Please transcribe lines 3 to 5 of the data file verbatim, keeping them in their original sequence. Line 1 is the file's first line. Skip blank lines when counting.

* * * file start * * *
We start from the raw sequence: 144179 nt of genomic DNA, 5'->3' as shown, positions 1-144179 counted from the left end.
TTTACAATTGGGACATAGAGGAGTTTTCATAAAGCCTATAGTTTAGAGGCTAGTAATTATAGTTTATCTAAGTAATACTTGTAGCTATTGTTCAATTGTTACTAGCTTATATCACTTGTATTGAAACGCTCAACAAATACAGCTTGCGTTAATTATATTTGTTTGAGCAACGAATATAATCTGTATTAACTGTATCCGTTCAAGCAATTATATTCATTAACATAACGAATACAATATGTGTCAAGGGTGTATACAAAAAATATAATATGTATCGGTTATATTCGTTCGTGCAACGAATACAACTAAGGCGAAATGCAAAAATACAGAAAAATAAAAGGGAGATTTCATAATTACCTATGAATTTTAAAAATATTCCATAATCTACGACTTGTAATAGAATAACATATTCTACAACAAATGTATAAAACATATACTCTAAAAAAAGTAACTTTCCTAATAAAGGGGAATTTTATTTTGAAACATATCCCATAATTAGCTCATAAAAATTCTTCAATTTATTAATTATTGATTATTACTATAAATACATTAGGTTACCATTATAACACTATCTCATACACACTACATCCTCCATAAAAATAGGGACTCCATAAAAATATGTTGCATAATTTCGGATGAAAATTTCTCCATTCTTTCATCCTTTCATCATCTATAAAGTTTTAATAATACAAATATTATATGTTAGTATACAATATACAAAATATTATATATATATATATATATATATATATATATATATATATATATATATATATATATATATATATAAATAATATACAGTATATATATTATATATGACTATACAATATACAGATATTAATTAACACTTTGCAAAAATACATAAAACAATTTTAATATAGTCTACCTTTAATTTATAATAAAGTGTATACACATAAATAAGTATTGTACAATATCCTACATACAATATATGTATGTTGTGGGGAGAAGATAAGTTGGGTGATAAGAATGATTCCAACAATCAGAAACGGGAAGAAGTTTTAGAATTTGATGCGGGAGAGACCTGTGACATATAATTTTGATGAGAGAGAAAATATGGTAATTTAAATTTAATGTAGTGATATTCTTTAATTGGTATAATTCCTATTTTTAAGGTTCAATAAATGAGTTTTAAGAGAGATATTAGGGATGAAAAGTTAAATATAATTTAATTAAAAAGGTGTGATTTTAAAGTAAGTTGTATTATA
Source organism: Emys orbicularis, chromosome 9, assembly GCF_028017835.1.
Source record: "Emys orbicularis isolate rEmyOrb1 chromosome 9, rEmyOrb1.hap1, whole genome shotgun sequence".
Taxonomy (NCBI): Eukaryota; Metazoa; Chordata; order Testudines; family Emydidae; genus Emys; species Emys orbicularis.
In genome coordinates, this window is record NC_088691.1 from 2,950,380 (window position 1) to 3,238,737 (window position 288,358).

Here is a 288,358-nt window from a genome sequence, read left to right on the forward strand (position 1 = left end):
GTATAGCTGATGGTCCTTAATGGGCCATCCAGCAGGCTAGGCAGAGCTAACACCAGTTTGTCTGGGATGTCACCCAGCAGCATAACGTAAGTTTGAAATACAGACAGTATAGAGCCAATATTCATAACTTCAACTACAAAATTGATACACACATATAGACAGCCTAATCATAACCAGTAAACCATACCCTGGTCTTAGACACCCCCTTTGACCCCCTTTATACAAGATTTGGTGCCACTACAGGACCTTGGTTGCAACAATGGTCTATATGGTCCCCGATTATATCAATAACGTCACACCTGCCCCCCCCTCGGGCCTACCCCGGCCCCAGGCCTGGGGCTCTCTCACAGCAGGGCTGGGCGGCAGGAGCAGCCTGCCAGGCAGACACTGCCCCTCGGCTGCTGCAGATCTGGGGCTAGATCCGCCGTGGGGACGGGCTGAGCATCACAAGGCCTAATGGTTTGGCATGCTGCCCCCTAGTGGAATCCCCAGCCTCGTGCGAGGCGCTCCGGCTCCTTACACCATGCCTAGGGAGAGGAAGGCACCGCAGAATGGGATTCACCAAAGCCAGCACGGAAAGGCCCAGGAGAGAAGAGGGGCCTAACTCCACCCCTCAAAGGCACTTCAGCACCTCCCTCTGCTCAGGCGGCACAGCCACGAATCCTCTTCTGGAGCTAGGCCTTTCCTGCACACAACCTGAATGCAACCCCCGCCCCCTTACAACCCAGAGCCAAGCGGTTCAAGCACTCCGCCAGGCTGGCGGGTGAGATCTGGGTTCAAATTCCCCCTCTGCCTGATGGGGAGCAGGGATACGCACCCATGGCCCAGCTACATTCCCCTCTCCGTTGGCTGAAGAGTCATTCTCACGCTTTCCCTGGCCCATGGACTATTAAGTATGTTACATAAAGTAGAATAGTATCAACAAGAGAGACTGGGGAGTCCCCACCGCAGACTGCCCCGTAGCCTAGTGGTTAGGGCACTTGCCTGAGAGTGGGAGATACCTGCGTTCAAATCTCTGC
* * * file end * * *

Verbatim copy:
Source organism: Emys orbicularis, chromosome 9, assembly GCF_028017835.1.
Source record: "Emys orbicularis isolate rEmyOrb1 chromosome 9, rEmyOrb1.hap1, whole genome shotgun sequence".
Taxonomy (NCBI): Eukaryota; Metazoa; Chordata; order Testudines; family Emydidae; genus Emys; species Emys orbicularis.